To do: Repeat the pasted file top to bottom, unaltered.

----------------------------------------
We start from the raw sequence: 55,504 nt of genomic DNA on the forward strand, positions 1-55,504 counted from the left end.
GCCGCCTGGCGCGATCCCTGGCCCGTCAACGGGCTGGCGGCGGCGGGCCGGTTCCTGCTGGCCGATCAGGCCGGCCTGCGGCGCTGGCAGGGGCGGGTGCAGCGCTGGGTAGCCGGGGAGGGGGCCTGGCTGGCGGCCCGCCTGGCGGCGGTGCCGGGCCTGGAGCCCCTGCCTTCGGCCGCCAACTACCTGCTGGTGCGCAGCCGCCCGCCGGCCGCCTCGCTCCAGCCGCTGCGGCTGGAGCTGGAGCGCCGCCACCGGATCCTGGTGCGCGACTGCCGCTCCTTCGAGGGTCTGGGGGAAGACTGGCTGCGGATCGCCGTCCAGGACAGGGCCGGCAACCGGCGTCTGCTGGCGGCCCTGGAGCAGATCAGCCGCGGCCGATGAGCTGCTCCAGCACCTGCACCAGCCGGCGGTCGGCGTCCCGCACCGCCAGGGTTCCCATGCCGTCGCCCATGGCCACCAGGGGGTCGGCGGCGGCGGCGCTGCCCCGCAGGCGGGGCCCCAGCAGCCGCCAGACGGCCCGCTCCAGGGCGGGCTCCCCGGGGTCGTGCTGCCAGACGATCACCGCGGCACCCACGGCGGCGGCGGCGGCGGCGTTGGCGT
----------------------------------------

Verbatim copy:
We start from the raw sequence: 55,504 nt of genomic DNA on the forward strand, positions 1-55,504 counted from the left end.
GCCGCCTGGCGCGATCCCTGGCCCGTCAACGGGCTGGCGGCGGCGGGCCGGTTCCTGCTGGCCGATCAGGCCGGCCTGCGGCGCTGGCAGGGGCGGGTGCAGCGCTGGGTAGCCGGGGAGGGGGCCTGGCTGGCGGCCCGCCTGGCGGCGGTGCCGGGCCTGGAGCCCCTGCCTTCGGCCGCCAACTACCTGCTGGTGCGCAGCCGCCCGCCGGCCGCCTCGCTCCAGCCGCTGCGGCTGGAGCTGGAGCGCCGCCACCGGATCCTGGTGCGCGACTGCCGCTCCTTCGAGGGTCTGGGGGAAGACTGGCTGCGGATCGCCGTCCAGGACAGGGCCGGCAACCGGCGTCTGCTGGCGGCCCTGGAGCAGATCAGCCGCGGCCGATGAGCTGCTCCAGCACCTGCACCAGCCGGCGGTCGGCGTCCCGCACCGCCAGGGTTCCCATGCCGTCGCCCATGGCCACCAGGGGGTCGGCGGCGGCGGCGCTGCCCCGCAGGCGGGGCCCCAGCAGCCGCCAGACGGCCCGCTCCAGGGCGGGCTCCCCGGGGTCGTGCTGCCAGACGATCACCGCGGCACCCACGGCGGCGGCGGCGGCGGCGTTGGCGT